I follow up with a couple coats of clear varnish on top to allow for rubbing out later. This prevents rubbing into the colored varnish and causing a splotchy looking finish.

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So it has to be thin, right? How do you know. I probably put on too little as it weares down to the ground in a year or so at some places.

 

You can't weigh it because you don't know how much evaporated after drying and if you weigh it right after you have put on a layer of varnish, the violin is 5 g lighter after a night in the UV box, i.e. you don't know how much in weigh is left on the violin.

 

So you just have to know! - But How?

Yes, after 100 instruments or so, I don't want to wait for that

How about putting it in the UV box first to dry it out and then weigh it. Then varnish it and then put it back in the UV box again and then weighing it again.

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 I probably put on too little as it weares down to the ground in a year or so at some places.

 

If this is happening, I'm thinking you may have a varnish durability or adhesion problem. It could be the varnish is too soft. I've experienced this firsthand.

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So, less varnish, less damping, which I think is the right direction.  Or, as Michael noted, less is more.

 

I try to apply varnish only until the surface is smooth, and only the bigger grain lines ripple through, and adjust the color intensity to get the right color when the thickness is right. 

 

That's what I'm doing right now, but it looked kind of too even and boring so i added a little more colored varnish here and there.

 

How about putting it in the UV box first to dry it out and then weigh it. Then varnish it and then put it back in the UV box again and then weighing it again.

 

Yes this is the best I can do to get the appriximate weight, 5 coats is ~7 g

 

If this is happening, I'm thinking you may have a varnish durability or adhesion problem. It could be the varnish is too soft. I've experienced this firsthand.

 

I have experimented a lot so that is a likely the problems with previous violins, they are varnished with Old Wood varnish systems.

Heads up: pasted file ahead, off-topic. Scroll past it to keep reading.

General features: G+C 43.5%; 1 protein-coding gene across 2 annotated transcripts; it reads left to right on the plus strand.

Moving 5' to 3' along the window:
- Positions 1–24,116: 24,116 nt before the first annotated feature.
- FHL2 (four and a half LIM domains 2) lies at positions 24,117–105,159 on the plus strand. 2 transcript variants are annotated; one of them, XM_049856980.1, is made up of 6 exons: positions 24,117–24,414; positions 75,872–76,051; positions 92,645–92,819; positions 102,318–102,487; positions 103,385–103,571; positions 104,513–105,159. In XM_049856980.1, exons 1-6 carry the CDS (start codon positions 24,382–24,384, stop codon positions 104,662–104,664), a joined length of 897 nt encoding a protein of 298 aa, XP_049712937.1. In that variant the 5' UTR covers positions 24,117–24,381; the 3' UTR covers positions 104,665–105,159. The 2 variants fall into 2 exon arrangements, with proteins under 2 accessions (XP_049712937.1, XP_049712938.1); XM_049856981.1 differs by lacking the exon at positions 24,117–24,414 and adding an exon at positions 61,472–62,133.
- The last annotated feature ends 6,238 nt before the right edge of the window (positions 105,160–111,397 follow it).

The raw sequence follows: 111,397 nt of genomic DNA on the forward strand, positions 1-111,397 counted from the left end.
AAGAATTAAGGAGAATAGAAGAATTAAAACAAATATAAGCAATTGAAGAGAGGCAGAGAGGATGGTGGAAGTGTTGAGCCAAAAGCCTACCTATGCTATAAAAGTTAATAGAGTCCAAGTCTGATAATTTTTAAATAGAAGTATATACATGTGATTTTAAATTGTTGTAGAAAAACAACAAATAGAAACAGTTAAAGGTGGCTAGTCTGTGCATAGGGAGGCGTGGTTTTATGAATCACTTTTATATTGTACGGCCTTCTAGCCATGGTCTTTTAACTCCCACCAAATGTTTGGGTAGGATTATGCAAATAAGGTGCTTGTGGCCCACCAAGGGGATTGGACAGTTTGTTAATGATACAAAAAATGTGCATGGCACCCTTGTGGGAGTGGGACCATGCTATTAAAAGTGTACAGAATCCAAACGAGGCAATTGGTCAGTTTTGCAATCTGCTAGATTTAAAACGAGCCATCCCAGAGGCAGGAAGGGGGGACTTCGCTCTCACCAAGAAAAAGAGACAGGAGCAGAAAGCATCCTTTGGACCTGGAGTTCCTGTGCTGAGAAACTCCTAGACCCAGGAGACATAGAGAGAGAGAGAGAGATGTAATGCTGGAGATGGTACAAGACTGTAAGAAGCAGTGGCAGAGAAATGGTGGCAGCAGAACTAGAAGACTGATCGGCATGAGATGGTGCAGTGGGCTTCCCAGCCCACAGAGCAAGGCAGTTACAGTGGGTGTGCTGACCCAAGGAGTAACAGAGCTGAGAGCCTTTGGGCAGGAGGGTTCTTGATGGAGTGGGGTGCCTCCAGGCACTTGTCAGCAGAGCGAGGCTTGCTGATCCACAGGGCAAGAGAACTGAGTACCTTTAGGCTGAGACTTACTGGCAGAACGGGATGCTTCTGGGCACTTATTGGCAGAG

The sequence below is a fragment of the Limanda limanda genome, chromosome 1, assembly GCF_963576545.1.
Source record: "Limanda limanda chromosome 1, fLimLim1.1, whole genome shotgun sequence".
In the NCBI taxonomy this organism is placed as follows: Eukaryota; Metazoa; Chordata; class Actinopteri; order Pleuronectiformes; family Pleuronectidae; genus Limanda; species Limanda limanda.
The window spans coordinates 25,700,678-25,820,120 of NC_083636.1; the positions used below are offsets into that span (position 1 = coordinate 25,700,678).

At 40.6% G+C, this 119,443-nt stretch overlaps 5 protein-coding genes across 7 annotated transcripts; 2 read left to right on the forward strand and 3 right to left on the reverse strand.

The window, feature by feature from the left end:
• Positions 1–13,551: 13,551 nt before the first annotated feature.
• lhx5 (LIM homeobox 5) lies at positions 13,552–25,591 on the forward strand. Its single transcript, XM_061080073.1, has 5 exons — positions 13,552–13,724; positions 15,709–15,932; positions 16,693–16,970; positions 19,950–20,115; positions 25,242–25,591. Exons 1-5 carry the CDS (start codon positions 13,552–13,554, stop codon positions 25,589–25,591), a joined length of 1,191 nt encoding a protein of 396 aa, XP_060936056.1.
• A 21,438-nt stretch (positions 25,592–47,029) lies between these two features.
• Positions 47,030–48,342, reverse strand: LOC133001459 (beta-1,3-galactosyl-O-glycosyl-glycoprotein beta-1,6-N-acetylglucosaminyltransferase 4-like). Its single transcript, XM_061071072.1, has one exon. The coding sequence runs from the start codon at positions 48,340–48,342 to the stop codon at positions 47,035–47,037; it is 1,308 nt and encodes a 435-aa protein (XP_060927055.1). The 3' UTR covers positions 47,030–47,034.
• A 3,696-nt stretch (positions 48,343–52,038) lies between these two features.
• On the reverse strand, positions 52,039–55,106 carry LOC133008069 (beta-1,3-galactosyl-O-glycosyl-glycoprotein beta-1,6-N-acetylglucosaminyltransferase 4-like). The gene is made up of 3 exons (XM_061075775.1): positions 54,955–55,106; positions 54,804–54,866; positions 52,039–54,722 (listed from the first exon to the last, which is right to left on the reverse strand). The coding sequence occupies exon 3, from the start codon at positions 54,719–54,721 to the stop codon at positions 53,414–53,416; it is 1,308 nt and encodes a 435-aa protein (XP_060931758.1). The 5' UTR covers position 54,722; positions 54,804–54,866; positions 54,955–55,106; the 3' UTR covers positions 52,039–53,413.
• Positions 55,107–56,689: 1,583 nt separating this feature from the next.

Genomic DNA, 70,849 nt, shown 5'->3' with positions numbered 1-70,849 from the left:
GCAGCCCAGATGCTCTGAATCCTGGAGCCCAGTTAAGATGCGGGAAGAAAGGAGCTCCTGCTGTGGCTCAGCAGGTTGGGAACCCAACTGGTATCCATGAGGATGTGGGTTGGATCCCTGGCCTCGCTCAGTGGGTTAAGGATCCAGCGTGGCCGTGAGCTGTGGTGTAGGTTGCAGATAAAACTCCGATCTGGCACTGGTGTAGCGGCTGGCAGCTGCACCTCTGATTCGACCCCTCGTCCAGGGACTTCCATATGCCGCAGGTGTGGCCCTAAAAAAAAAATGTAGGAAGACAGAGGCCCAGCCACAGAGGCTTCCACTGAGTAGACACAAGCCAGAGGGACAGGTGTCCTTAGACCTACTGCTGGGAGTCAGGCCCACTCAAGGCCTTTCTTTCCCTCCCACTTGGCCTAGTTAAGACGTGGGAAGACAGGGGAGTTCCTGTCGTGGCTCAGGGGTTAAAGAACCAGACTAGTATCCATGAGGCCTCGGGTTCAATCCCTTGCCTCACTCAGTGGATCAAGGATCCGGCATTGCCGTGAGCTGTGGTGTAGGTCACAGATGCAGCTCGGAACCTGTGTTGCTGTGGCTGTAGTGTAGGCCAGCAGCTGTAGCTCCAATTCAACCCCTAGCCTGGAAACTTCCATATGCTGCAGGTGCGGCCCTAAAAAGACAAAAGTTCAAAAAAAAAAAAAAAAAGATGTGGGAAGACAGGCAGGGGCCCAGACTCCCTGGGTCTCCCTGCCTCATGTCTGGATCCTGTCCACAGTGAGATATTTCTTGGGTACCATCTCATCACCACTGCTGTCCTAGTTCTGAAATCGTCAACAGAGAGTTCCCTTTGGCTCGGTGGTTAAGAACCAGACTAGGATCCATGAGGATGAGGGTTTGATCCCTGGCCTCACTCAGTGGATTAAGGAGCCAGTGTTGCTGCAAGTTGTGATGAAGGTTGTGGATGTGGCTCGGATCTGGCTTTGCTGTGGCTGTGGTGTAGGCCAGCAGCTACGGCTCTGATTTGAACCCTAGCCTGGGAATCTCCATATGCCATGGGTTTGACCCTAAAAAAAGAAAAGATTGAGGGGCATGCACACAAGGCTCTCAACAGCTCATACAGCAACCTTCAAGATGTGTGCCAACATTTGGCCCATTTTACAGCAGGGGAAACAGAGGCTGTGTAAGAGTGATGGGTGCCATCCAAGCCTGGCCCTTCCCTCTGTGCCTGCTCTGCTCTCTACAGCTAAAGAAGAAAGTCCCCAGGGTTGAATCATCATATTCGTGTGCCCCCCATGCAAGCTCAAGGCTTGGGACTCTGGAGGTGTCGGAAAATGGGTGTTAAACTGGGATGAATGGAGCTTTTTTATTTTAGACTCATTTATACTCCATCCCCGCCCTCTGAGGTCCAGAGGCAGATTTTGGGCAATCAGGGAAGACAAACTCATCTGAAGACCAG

This one has now a little more varnish than usual.

 

Anyhow varnisihing is extremely interesting, and you set your personal touch on the violins, kind of like art ;)

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For technical clarification, application method along with the viscosity of the fluid will determine the total amount of mil build. Not so much how many coats one applies. I agree with Don that varnish is all about dampening or not. Wear to me is not an issue. body contact is minimal based on rest's mostly being used. Most proper systems will last many, many years. Related to the question...you know you got it when it makes you feel good.

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Actually, no one really cares how much varnish you use but yourself. 

 

 

TRUE!

 

This Is what I wanted to do and I did it :)

In the unlikely event that anyone should care;

Applied total 6 coat of my own cooked varnish, 3 coats with amber and golden brown mixed into the varnish.

By hand with vinyl gloves no polish needed, it's thin and weigh ~8g.

 

post-37356-0-61206000-1392236854_thumb.jpgpost-37356-0-27521900-1392236870_thumb.jpgpost-37356-0-05156800-1392236888_thumb.jpg

 

It's too glossy, but that is easy to fix -> start using it